Our team at BuyFSA collectively brings over 25 years of direct experience with tax-free health benefits. Unfortunately, Google and other search engines do not. This lack of understanding leads to published FSA articles with misleading to flat-out wrong information. Below, we'll provide a comprehensive guide to FSA Eligibility.
Who determines which products are FSA-eligible?
The IRS provides broad categories of FSA-qualified medical expenses in two publications:
This code offers guidance on eligible product categories and gives definitions around types of medical products that qualify under tax-free health accounts including FSAs, HSAs, and HRAs.
This document offers guidance around qualified tax-deductible medical expenses. Tax deductibility and FSA eligibility are not 1:1 the same and should be considered a reference point only.
Guidance, not rules
The IRS provides broad guidance and stops short of listing specific FSA-eligible products. An IRS-appointed industry group interprets this guidance and lists products accordingly. These interpretations are used to create specific rules for FSA product and service eligibility.
There are two distinct classifications requiring interpretation: Products and Services. Both products and services are extrapolated into more detailed categories with examples. Check out the full FSA Products and Services Eligibility List. From there, the eligibility criteria break down into a list of specific FSA approved items.
Eligibility Criteria for Managing FSA Transactions
There is a system that tracks all qualified FSA transactions. Coined the Inventory Information Approval System, this is a point-of-sale technology references qualified service categories and eligible products for every FSA debit card retail transaction. The system is widely implemented, with over 30,000 participating drugstores, grocery stores and national chains in the United States (Pro Benefits).
FSA Debit Cards for FSA-eligible Transactions
Almost 80% of accounts have an FSA debit card tied to them (Visa). These cards reference the FSA inventory system at the point of sale to check for eligibility. Regular credit cards and debit cards will not connect to the system (and require manual receipt submission for approval).
Services transactions: for an FSA card to transact, the merchant category must fall under a defined FSA-eligible service categorization.
Product transactions: for an FSA card to transact, the eligibility database needs to list the individual product's UPC (barcode).Tip: Download the BuyFSA app to access a free-to-use FSA Product Eligibility Scanner (scan products in-store and check to see if they're FSA qualified).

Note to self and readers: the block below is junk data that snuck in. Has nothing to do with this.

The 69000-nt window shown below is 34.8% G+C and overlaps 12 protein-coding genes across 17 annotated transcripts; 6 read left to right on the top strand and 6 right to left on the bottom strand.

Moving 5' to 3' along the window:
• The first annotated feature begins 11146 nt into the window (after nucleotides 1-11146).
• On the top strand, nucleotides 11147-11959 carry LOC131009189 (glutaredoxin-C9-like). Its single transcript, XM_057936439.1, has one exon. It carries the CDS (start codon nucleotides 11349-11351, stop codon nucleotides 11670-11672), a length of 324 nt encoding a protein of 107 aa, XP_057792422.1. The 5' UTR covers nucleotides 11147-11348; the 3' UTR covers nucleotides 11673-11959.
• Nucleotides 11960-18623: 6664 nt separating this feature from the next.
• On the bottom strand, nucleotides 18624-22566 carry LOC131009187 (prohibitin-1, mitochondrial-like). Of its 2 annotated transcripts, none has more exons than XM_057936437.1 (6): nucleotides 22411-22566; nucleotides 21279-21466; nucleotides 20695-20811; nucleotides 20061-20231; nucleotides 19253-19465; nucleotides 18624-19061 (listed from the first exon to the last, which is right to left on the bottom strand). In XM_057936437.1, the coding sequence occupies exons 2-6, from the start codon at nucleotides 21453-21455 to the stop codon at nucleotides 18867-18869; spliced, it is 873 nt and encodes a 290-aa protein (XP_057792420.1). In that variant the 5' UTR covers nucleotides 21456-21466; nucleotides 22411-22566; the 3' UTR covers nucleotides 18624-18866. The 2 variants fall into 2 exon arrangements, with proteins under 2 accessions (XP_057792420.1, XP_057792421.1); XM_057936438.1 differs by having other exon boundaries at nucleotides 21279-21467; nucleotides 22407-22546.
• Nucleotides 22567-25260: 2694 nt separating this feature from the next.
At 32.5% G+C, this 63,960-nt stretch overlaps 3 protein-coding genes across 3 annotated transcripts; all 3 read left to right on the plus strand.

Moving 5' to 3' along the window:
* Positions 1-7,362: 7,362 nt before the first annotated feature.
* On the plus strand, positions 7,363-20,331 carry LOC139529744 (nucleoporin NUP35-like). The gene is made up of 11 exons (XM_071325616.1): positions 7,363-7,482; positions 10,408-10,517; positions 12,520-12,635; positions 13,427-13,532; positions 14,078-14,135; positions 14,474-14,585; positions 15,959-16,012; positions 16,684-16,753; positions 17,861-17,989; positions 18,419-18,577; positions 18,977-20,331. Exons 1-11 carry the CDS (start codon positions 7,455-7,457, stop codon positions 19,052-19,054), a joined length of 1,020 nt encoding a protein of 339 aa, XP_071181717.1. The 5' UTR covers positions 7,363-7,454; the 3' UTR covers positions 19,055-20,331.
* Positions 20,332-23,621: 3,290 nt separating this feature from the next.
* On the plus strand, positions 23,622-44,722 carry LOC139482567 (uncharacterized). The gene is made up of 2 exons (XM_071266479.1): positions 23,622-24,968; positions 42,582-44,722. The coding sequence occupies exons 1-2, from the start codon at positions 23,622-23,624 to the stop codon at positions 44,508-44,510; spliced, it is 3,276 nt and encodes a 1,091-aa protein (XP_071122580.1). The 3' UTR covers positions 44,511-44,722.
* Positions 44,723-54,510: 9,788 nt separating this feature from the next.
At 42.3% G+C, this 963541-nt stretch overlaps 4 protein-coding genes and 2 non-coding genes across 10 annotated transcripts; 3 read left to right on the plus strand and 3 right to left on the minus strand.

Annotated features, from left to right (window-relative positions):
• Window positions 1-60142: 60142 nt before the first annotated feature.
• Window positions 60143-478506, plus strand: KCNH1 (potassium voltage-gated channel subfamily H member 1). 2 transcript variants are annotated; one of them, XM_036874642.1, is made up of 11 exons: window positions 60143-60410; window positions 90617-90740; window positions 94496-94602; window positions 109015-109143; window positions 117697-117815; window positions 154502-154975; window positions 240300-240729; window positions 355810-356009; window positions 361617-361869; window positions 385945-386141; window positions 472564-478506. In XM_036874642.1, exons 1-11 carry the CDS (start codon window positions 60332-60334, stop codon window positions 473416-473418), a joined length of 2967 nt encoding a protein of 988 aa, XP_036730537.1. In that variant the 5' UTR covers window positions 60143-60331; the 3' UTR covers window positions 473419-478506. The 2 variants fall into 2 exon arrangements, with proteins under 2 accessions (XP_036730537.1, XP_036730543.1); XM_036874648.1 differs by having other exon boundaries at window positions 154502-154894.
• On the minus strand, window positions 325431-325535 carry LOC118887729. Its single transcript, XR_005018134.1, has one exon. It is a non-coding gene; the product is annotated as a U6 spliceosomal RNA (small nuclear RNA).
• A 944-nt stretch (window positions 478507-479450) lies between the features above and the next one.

What is the definition of FSA-eligible?
FSA-eligible products and services are qualified medical expenses that would not be used but for the medical need.
Qualified Medical Expenses
The IRS gives the following definition for "qualified medical expenses":
"Medical expenses are the costs of diagnosis, cure, mitigation, treatment, or prevention of disease, and for the purpose of affecting any part or function of the body." (IRS Publication 502)
Of the text above, all is straightforward with the exception of "prevention of disease". General preventive care is actually ineligible which leads to some confusion. The more formal definition under FSA rules is as follows:
"An expense is considered to prevent disease only if there is present existence or an imminent probability of developing a disease, physical defect, mental defect, or illness." (Benefit Allocation Systems).
"Imminent probability" is the limiting factor that prevents certain general health products like toothpaste and floss from becoming FSA-eligible.
The "But for" stipulation
The "but for" stipulation is a strictly enforced FSA eligibility rule. FSA qualification is restricted to expenses having a primary use for the qualified medical expense. Any secondary benefit falls outside of the qualified medical expense definition and is considered dual-purpose.
What is a dual-purpose item?
Dual-purpose products have both an FSA-qualified feature and a disqualifying feature. This disqualifying feature makes the product ineligible for purchase with an FSA. The FSA product eligibility list excludes dual-use products despite the otherwise eligible qualifying factors.
Here are a few examples of dual-purpose products: